One's happiness might seem like a personal subject, but a K-State researcher says employers should be concerned about the well-being of their employees because it could be the underlying factor to success.
Thomas Wright, Jon Wefald Leadership Chair in Business Administration and professor of management at K-State, has found that when employees have high levels of psychological well-being and job satisfaction, they perform better and are less likely to leave their job -- making happiness a valuable tool for maximizing organizational outcomes.
"The benefits of a psychologically well work force are quite consequential to employers, especially so in our highly troubled economic environment," Wright said. "Simply put, psychologically well employees are better performers. Since higher employee performance is inextricably tied to an organization's bottom line, employee well-being can play a key role in establishing a competitive advantage."
Happiness is a broad and subjective word, but a person's well-being includes the presence of positive emotions, like joy and interest, and the absence of negative emotions, like apathy and sadness, Wright said.
A negative focus in the workplace could be harmful, such as in performance evaluations where things like what an employee failed to do are the focus, he said. When properly implemented in the workplace environment, positive emotions can enhance employee perceptions of finding meaning in their work.
In addition, studies have shown that being psychologically well has many benefits for the individual, Wright said. Employees with high well-being tend to be superior decision makers, demonstrate better interpersonal behaviors and receive higher pay, he said. His recent research also indicates that psychologically well individuals are more likely to demonstrate better cardiovascular health.
Wright said psychologically well employees consistently exhibit higher job performance, with significant correlations in the 0.30 to 0.50 range. A correlation of 0.30 between well-being and performance indicates that roughly 10 percent of the variance in job performance is associated with differences in well-being, while a correlation of 0.50 points to a substantial 25 percent of the variance.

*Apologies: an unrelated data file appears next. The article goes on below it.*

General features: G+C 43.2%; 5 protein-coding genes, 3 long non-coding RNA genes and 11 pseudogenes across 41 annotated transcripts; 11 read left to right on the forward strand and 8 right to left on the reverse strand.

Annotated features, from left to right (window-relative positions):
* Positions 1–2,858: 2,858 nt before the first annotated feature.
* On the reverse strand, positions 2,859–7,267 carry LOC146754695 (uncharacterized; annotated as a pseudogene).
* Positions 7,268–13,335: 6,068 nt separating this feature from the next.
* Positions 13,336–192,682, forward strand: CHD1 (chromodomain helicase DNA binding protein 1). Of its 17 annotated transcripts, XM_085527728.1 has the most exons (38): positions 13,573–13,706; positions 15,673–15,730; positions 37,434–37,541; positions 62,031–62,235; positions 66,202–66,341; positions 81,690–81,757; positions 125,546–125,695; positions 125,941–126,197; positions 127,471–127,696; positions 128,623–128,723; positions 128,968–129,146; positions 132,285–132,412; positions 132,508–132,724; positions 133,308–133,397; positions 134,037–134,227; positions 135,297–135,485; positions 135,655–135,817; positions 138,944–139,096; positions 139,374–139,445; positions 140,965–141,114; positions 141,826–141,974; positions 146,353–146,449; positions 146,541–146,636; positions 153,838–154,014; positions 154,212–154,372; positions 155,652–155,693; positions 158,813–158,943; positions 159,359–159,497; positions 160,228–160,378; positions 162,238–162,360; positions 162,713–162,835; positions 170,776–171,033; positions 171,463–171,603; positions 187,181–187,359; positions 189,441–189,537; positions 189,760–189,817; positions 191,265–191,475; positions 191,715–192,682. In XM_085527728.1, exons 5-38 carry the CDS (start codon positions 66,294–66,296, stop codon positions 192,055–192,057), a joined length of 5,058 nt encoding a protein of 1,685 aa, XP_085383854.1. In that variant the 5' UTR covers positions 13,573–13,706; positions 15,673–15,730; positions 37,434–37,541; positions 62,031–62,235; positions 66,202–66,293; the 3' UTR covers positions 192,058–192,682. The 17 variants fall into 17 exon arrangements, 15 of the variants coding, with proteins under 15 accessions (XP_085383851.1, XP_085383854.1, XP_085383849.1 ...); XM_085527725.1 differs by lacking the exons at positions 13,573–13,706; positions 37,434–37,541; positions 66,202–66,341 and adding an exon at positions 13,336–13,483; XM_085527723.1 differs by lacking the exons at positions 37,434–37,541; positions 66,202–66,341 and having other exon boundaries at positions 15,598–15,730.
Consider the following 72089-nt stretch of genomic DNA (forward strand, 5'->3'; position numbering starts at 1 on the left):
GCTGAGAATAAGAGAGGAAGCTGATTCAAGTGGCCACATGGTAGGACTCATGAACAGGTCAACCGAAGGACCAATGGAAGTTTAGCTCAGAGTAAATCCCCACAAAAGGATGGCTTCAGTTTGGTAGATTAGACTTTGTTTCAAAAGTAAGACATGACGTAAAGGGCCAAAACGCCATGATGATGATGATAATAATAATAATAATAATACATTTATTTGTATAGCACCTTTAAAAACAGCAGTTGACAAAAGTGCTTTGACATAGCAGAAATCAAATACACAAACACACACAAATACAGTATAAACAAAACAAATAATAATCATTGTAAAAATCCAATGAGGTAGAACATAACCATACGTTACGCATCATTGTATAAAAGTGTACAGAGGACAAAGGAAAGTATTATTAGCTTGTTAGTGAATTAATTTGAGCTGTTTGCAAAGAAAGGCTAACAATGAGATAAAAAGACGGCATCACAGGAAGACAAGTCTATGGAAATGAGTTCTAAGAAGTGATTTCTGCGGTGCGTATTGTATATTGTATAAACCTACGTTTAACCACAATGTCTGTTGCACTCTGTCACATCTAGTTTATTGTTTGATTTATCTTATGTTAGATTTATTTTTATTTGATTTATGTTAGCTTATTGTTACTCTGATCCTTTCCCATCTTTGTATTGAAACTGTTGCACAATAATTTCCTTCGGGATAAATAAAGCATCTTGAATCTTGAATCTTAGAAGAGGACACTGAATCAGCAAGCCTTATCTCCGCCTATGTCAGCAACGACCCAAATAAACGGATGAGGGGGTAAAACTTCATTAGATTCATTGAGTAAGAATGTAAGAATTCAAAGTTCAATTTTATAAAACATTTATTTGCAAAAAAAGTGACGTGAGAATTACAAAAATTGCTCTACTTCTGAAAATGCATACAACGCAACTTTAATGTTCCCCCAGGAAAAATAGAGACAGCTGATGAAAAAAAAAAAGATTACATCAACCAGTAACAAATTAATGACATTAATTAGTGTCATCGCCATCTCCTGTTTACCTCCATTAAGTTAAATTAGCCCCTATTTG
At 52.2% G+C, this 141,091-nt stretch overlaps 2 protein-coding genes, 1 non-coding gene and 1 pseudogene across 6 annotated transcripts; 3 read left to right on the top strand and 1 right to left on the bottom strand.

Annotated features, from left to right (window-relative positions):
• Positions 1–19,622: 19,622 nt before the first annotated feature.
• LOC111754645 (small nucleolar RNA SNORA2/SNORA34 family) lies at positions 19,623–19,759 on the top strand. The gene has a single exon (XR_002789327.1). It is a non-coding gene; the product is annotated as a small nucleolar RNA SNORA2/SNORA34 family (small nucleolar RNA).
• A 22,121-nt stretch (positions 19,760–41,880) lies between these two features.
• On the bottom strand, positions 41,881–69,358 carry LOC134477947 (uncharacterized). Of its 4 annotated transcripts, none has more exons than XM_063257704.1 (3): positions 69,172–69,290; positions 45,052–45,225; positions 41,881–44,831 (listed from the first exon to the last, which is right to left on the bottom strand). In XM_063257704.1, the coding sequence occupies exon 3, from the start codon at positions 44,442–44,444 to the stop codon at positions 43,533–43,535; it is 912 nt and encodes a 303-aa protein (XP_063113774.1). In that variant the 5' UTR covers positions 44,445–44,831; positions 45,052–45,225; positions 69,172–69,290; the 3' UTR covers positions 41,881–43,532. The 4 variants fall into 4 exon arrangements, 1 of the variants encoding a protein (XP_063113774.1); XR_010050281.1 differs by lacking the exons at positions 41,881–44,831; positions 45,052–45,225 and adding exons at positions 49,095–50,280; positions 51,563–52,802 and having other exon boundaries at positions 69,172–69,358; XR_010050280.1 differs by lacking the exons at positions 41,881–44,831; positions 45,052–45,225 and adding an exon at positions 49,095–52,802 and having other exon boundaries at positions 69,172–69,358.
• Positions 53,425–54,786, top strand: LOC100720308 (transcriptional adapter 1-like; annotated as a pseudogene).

In some of Wright's academic and consulting work, he has used a form of utility analysis to determine the level of actual savings tied to employee well-being. For example, in a sample of management personnel with average salaries in the $65,000 range, he found that being psychologically distressed could cost the organization roughly $75 a week per person in lost productivity. With 10 employees that translates to $750 per week in performance variance; for 100 employees the numbers are $7,500 per week or $390,000 per year.
When employees have low levels of well-being and job satisfaction, they are more likely to quit their job, and employee turnover could be extremely costly.
In one study, Wright found that the possibility of turnover was 0.57 times smaller for any one-unit increase in well-being. As with job performance, the knowledge of an employee's well-being can be highly useful in helping human resource personnel determine cost-effective employee retention strategies, he said.
Well-being has shown to be stable over time, though it can be influenced by situational circumstances through psychological-based interventions, Wright said. Methods to improve well-being include assisting workers so they fit their jobs more closely, providing social support to help reduce the negative impact of stressful jobs, and teaching optimism to emphasize positive thought patterns.
Wright said one controversial approach to improving well-being in the workplace is by seeking and hiring employees who have high levels of well-being.
Wright's findings on psychological well-being and job satisfaction have appeared in several publications, including the Journal of Management, Organizational Dynamics, the Journal of Occupational Health Psychology, the Journal of Applied Psychology and the Journal of Organizational Behavior.